Baltimore launches gun buyback program, offering between $25 and $500 depending on the type of gun turned in

Baltimore is again offering money in exchange for guns, between $25 and $500 during three events this month.

Mayor Catherine E. Pugh and Interim Police Commissioner Gary Tuggle announced the launch of the gun buyback program at a news conference Tuesday at police headquarters. Pugh said the program is one strategy to try to reduce violence in the city, which will likely surpass 300 homicides for the fourth year in a row.


“It’s just too much gun violence in this city,” Pugh said.

Most gun violence cases in the city, she said, involved illegal guns. Pugh mentioned a recent case in Baltimore County where 59 guns were stolen from a store, which she said could lead to more violence on the city’s streets.


“Innocent people are being killed, folks are being caught up in the crossfire,” she said.

They came with .22-caliber rifles wrapped in trash bags, Saturday night special handguns, rusted shotguns handed down from grandparents. A crowd of dozens lined up by 10 a.m. Saturday at a Northwest Baltimore church parking lot, most with gray hair and some leaning on canes or using hearing aides.

Recently, several children have been injured in shootings, including a 13-year-old girl and her father who were shot Sunday night after leaving Mondawmin Mall where they had gone Christmas shopping. Last month, a 3-year-old boy was grazed by a bullet in East Baltimore and 5-year-old girl was wounded in a shooting in West Baltimore.

“We are coming towards the end of the year and we are doing everything we can to stay under a certain number, but I don’t want to even talk about that,” Pugh said, describing the buyback event as part of the city’s violence reduction initiatives. But she said the number of homicides and shootings are trending down, but “not as fast as we would want to, not as low as we would want, but we are still trending down.”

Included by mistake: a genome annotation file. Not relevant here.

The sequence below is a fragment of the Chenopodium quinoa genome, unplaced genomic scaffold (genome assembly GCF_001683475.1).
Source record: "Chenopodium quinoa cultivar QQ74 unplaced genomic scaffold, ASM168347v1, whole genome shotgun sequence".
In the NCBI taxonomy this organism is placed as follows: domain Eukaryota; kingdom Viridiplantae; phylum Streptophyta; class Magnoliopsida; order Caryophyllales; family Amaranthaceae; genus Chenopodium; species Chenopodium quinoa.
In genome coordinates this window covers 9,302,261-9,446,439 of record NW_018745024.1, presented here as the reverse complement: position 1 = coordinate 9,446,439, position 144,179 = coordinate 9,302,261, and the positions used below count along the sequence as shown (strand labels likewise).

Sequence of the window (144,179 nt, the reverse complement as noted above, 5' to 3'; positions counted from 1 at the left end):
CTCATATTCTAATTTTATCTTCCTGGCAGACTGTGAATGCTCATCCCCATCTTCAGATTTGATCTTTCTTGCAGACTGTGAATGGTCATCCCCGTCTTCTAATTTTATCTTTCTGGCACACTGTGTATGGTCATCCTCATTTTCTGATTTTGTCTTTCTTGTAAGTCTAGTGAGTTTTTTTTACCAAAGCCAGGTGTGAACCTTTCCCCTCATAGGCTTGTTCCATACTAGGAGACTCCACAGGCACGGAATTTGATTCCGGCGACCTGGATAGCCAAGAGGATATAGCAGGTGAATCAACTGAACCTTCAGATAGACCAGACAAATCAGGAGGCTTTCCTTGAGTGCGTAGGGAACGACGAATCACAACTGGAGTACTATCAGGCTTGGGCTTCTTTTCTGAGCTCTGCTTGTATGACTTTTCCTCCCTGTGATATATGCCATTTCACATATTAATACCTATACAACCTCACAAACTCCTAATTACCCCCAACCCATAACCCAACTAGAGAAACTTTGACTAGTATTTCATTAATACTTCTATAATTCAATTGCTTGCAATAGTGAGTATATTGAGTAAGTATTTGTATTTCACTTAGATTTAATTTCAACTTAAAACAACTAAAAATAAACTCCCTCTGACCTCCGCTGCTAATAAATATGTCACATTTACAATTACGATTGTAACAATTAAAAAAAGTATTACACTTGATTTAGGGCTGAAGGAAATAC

Officials said the last such event in Baltimore was in 2012. The first one was held in 1974, which collected more than 13,000 guns, Tuggle said.

Pugh did not say how much the buyback program would cost, but she believes the city has enough money for it. She said nonprofits would be contributing. The guns that are collected with be submitted to the police department’s evidence control unit, processed and eventually destroyed.

Critics of gun buyback events say they often result in the collection of broken and antique guns that are not being used in city violence.

Tuggle likened guns in households to the opioid crisis and the misuse of the drugs.

“If you don’t have those guns in the house, they can’t be used,” he said.

The Howard County Police Department is the latest to try buying back weapons from its citizens in recent months, and a similar effort in Baltimore earlier this year hauled in 461 firearms. The programs are increasingly popular with police but have been criticized for doing little to recover the types of guns used in violent crimes.

He said police often find guns that are stolen from legitimate gun owners and later used in violent crimes.

“At the end of the day, guns kill people and we want to get them off of the street,” he said.

The program is anonymous. Tuggle said guns should be brought in unloaded. Money will not be offered for ammunition.

Tuggle said there will be three events in three different areas where residents can drop off guns. The dates and locations are:

  • Noon to 8 p.m. Dec. 17 at the Shake and Bake Fun Center,1601 Pennsylvania Ave.
  • Noon to 8 p.m. Dec. 19 at the McElderry Park Community Center, 611 N. Montford Ave.
  • Noon to 8 p.m. Dec. 21 at the Perkins Square Baptist Church, 2500 Edmondson Ave.

People who turn in guns will receive cash amounts.

  • $25 for Hi-Cap magazines
  • $100 for revolvers, pump, and bolt-action weapons
  • $200 for semi-automatic weapons
  • $500 for fully automatic weapons

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